The DSC heard from Dr. Richard Norgaard, the new Delta Independent Science Board Chair. Dr. Norgaard showed an inclination to be . . . well, independent. He told the DSC that the charge to the Board is immense and expressed concern with the time frame for reviewing White Papers. He commented on the conflict with the BDCP process and declined to rank stressors. DSC Chair Isenberg told him that the DSC will push the Science Board, and Norgaard agreed that the DSC could make unreasonable demands but implied that they wouldn’t necessarily be met. The DSC heard presentations on White Papers on the Delta Ecosystem and Delta Flood Risk. They also received a Preliminary Notice of Preparation (NOP), the first [...]
It will come as no surprise to anyone who has been observing the arrogance of the Bay Delta Conservation Plan’s Potentially Regulated Entities (PREs) that they don’t intend to acquire land for habitat restoration using willing sellers. Restore the Delta has learned that the BDCP is looking at eminent domain as the process to achieve habitat goals.
Back in March of 2009, the San Luis and Delta-Mendota Water Authority issued revenue notes to fund the Delta Habitat Conservation and Conveyance Program (DHCCP) Development Project. The DHCCP is the entity that is supposed to assess potential habitat restoration and water conveyance options for the BDCP and conduct an environmental review. Fitch Ratings, a global rating agency that evaluates and rates agencies that issue bonds, said this about the March 2009 bond issue: “Financial strength is derived from the obligor’s, the Westlands Water District (WWD, or the district), credit quality (revenue bonds rated ‘A’ by Fitch Ratings), based on satisfactory historical financial operations and high commodity value.” Fitch Ratings also said, “The value of the WWD’s entitlement to a [...]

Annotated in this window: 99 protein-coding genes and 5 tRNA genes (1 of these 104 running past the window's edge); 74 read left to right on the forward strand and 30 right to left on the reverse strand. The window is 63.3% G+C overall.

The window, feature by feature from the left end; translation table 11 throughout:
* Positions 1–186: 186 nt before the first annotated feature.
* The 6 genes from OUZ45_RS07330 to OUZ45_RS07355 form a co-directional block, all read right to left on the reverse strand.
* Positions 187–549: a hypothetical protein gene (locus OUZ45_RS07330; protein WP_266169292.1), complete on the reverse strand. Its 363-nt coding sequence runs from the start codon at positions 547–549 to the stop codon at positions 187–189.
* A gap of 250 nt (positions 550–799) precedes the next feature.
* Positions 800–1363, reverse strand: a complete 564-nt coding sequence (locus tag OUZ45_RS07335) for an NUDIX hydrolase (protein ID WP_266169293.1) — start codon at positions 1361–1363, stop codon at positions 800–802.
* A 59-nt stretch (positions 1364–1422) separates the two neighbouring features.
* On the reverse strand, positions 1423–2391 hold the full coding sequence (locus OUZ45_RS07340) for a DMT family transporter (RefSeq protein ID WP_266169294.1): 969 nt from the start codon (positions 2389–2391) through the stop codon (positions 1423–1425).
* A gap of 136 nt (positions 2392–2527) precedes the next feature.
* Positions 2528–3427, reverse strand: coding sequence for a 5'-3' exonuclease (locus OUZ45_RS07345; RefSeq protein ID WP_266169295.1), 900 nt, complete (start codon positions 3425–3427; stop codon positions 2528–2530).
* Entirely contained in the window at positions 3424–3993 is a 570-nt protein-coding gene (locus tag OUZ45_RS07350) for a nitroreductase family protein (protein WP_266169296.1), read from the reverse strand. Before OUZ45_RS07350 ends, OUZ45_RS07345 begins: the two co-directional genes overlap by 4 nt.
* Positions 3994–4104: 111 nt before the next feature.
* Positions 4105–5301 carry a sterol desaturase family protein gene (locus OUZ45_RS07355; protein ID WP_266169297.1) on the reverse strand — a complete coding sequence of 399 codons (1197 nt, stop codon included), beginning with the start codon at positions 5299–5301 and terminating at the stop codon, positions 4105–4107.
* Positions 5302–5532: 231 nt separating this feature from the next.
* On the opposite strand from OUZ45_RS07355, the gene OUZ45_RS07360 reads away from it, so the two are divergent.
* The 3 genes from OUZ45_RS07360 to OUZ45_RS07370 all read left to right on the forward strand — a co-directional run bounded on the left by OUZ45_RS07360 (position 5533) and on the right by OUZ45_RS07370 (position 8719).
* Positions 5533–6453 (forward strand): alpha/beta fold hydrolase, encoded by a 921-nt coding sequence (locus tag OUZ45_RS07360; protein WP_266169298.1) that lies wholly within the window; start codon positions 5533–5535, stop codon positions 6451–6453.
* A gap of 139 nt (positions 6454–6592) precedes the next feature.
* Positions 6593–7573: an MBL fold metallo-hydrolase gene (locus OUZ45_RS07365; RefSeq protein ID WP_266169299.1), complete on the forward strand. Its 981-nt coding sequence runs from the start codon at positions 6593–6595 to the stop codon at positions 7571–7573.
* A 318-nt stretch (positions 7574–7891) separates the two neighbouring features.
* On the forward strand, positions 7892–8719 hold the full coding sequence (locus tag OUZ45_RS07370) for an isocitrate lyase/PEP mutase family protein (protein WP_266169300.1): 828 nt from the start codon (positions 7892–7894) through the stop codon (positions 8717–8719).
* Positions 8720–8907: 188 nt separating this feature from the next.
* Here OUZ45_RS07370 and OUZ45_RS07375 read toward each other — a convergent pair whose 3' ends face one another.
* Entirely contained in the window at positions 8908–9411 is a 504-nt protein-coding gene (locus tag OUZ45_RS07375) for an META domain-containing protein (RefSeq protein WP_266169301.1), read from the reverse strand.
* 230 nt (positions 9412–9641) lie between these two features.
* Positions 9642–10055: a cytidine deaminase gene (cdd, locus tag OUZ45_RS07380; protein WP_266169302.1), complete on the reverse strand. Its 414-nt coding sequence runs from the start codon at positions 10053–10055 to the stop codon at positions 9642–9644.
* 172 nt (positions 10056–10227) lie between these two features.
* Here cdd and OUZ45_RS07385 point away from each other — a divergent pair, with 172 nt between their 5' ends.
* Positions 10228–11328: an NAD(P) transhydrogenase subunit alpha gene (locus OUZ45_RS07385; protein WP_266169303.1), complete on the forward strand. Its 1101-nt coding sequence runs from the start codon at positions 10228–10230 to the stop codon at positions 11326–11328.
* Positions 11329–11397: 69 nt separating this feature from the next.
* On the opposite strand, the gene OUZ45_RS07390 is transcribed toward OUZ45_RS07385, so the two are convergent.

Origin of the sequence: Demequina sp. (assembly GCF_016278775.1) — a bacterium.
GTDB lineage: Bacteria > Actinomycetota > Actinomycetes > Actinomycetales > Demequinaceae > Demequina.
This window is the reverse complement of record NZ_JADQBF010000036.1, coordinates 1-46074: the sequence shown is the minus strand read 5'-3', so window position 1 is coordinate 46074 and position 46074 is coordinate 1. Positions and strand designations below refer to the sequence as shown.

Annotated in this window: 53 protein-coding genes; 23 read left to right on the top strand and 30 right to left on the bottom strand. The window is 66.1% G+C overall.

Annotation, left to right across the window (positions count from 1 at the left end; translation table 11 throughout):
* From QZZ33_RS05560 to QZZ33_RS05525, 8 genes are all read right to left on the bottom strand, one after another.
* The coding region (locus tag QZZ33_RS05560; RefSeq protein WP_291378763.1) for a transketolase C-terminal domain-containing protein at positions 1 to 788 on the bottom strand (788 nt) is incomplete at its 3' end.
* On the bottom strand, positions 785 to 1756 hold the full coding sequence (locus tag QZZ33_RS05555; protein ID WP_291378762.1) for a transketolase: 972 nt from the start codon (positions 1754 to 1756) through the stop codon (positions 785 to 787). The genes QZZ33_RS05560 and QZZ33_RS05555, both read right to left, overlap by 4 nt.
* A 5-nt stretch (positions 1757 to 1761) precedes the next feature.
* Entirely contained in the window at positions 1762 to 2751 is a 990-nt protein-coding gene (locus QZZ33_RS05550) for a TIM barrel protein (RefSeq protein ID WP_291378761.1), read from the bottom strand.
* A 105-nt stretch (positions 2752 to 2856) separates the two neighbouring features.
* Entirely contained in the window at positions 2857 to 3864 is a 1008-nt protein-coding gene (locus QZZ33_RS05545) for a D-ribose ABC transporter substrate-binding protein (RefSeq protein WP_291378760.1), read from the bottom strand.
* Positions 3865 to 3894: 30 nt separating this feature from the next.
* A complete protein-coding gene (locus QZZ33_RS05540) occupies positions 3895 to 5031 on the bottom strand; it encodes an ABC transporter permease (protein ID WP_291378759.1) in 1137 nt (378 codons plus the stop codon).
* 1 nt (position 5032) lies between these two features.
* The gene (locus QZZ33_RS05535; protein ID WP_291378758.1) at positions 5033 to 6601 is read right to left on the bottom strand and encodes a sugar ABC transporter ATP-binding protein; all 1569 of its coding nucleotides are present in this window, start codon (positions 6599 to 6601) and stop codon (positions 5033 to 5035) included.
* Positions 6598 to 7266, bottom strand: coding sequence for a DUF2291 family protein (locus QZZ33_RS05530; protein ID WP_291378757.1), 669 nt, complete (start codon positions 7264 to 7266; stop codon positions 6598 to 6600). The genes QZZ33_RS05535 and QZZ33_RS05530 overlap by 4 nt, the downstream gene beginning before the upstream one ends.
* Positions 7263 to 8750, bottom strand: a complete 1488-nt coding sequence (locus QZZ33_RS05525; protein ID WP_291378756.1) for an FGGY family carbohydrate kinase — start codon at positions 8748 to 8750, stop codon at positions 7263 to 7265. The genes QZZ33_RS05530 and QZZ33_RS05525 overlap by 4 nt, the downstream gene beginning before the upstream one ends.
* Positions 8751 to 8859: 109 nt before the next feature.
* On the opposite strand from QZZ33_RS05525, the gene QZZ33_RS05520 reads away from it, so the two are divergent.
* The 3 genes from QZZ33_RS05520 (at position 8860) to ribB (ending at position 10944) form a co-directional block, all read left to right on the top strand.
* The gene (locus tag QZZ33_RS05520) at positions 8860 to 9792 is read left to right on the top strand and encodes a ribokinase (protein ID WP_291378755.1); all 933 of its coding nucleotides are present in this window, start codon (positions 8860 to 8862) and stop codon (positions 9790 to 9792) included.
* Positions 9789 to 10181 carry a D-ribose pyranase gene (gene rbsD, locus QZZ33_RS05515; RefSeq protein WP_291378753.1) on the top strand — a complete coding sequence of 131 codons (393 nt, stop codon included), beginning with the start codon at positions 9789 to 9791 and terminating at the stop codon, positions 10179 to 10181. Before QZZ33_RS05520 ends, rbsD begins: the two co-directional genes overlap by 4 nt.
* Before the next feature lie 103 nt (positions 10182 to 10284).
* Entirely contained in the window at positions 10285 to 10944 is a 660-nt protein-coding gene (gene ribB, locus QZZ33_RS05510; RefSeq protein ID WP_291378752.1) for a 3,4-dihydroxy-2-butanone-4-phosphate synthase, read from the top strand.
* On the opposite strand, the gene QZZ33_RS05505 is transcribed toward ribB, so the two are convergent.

Last week, the New York Times reported on a new study warning of the risk of municipal bonds that finance water supply. The study is one of the first to assess the potential impact of water shortages on the municipal bond market. (Read the NY Times report click here) According to the study, credit ratings do not adequately reflect the growing risks of water shortages and legal battles over water supplies. When the risks become apparent, investors may see bond values drop. And water and electric utilities may find it more expensive to raise money. The Times article (“Water Scarcity a Bond Risk, Study Warns”) says, “Among the seven cities and agencies examined in the report, Los Angeles and Atlanta [...]
So export water contractors plan to seize Delta land to create a combination of habitat and infrastructure so complicated that they can’t even figure out how to describe it in a proper public project description. Their plan to pay for this hodgepodge includes issuing bonds based on a degree of water supply availability and stability that no amount of infrastructure can possibly guarantee. And they’re going to try to persuade their ratepayers to pay for the bonds and bond investors to accept the risk. The greater the risk, the higher the returns to investors, and the higher the cost to ratepayers. These are the kinds of fantasies that brought us the savings and loan debacle, Enron, the foreclosure crisis, and [...]